Romney’s Charade

Willard Mitt Romney finally made it. With a victory in the important Texas primary election, the 65-year-old candidate has become the Republican choice for the presidency. The former Massachusetts governor must still dutifully go on his appointed rounds — seven states have yet to hold their primary elections — until he can officially be named Barack Obama’s opponent in the end of August. It had been certain for weeks that the avowed Mormon would be the party’s candidate. His most serious competitors, Newt Gingrich (“the conservative”) and Rick Santorum (“the arch conservative”), were able to briefly slow the advance of the super-rich’s favorite, but Romney prevailed — an outcome that is as much due to the slack nature of his opponents as to any other factor.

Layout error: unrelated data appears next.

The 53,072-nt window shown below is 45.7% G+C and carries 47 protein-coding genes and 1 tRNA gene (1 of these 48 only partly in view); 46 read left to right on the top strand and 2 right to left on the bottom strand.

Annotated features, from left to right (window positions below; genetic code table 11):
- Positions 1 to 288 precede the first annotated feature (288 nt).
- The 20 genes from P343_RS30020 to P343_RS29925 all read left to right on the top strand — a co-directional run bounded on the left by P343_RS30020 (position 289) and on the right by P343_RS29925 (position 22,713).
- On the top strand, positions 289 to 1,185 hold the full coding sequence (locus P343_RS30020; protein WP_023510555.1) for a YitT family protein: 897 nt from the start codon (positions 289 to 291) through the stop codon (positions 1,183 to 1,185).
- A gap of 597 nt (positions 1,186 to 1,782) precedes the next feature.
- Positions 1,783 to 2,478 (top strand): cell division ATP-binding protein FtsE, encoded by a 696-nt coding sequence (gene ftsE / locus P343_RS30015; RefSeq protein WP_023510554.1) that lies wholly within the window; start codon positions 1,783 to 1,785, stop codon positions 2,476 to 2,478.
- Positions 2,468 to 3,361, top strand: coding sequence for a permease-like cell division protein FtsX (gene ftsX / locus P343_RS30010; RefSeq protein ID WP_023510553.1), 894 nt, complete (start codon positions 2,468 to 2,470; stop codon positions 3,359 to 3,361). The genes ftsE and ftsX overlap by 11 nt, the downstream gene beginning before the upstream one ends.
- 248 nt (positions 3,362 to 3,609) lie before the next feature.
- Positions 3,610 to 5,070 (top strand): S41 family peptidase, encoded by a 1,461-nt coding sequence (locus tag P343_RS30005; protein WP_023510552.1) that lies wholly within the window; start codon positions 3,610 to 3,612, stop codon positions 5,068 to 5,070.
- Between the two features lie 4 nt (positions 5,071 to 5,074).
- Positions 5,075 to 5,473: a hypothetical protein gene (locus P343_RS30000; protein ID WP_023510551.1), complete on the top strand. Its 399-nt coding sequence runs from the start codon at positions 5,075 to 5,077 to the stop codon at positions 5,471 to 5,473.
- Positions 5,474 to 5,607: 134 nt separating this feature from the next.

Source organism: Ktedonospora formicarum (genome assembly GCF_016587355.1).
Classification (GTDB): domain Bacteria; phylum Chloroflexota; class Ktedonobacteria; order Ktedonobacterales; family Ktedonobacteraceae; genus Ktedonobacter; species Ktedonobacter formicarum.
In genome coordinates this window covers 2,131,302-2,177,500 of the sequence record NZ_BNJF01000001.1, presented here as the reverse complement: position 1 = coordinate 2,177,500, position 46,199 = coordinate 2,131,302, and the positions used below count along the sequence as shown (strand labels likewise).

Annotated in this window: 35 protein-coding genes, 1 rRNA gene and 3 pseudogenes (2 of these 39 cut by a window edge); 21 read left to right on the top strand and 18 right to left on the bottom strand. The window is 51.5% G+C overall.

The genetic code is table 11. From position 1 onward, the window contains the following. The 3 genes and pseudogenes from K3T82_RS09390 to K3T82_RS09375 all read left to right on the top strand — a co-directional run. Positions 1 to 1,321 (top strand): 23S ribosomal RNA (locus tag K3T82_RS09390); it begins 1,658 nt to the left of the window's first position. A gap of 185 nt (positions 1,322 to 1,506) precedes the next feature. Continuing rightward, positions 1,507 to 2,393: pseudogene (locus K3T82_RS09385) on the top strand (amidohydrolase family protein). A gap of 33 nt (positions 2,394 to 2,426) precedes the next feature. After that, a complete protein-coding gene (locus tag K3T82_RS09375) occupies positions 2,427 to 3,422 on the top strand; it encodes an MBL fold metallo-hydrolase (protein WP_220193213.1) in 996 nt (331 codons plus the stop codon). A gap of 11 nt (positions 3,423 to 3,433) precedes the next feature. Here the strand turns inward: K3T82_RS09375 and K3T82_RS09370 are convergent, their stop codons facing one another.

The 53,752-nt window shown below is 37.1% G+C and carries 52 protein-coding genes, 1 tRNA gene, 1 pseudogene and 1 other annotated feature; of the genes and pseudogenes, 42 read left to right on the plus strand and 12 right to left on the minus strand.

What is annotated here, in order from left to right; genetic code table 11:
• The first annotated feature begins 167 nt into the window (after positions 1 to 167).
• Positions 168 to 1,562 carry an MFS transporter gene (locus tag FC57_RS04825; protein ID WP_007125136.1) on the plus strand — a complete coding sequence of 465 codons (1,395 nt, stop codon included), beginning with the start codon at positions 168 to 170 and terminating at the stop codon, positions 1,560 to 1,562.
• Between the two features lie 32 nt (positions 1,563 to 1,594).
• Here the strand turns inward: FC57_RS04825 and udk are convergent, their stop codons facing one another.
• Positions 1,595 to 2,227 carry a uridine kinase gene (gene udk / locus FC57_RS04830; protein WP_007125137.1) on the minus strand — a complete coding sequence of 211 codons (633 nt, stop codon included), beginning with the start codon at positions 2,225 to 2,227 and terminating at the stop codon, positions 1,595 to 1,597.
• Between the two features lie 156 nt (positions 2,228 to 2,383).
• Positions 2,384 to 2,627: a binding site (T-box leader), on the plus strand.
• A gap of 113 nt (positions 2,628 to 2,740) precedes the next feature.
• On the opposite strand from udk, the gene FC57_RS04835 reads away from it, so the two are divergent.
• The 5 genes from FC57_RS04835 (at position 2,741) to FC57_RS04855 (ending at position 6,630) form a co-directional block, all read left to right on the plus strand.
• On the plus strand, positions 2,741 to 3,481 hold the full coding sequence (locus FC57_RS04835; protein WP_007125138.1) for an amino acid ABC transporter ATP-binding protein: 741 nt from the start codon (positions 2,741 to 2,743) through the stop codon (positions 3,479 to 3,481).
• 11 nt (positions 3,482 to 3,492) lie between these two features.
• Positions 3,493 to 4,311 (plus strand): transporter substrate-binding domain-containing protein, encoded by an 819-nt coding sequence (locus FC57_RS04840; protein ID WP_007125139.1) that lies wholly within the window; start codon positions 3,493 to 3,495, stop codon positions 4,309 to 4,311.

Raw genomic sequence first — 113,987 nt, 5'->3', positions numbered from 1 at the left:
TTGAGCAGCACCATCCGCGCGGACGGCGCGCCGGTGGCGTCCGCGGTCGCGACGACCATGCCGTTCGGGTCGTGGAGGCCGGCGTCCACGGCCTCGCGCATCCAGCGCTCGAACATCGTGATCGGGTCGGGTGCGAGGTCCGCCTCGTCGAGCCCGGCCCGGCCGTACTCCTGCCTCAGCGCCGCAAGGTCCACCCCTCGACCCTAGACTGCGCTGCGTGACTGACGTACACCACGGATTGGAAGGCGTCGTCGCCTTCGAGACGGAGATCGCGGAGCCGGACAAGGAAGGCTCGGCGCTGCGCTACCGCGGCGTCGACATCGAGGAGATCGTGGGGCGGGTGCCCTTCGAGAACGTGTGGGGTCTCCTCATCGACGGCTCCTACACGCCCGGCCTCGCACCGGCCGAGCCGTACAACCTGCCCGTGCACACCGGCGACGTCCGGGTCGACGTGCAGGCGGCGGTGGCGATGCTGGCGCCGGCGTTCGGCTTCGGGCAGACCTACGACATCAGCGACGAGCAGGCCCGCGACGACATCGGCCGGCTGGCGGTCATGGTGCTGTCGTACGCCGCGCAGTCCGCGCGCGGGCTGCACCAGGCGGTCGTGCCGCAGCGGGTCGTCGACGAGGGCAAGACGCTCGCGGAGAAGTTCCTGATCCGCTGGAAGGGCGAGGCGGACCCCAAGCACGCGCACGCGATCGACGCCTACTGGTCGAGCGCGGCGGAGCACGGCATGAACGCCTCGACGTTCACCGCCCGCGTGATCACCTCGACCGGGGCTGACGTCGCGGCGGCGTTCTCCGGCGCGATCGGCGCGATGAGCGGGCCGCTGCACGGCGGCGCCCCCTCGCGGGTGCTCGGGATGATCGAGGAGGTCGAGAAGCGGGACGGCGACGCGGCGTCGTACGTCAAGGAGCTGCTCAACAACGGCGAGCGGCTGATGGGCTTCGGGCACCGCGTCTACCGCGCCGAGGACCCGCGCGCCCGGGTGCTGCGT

But Romney’s camp still can’t afford to take a breather, even now that the drawn-out campaign is over. The former investment banker must now rally traditional Republican voters to support him. The party’s arch-conservative wing still considers him to be somewhat of a flip-flopper, despite his untarnished record as a faithful husband and father of five. In order to win in November, he must first win the support of the undecided voters. Romney will go on the offensive, attacking Obama on the slow pace of the economic recovery and the high unemployment rate. He can now abandon his charade of being a true conservative and finally be himself: a tough-as-nails entrepreneur who wants to put an end to the nation’s misery.

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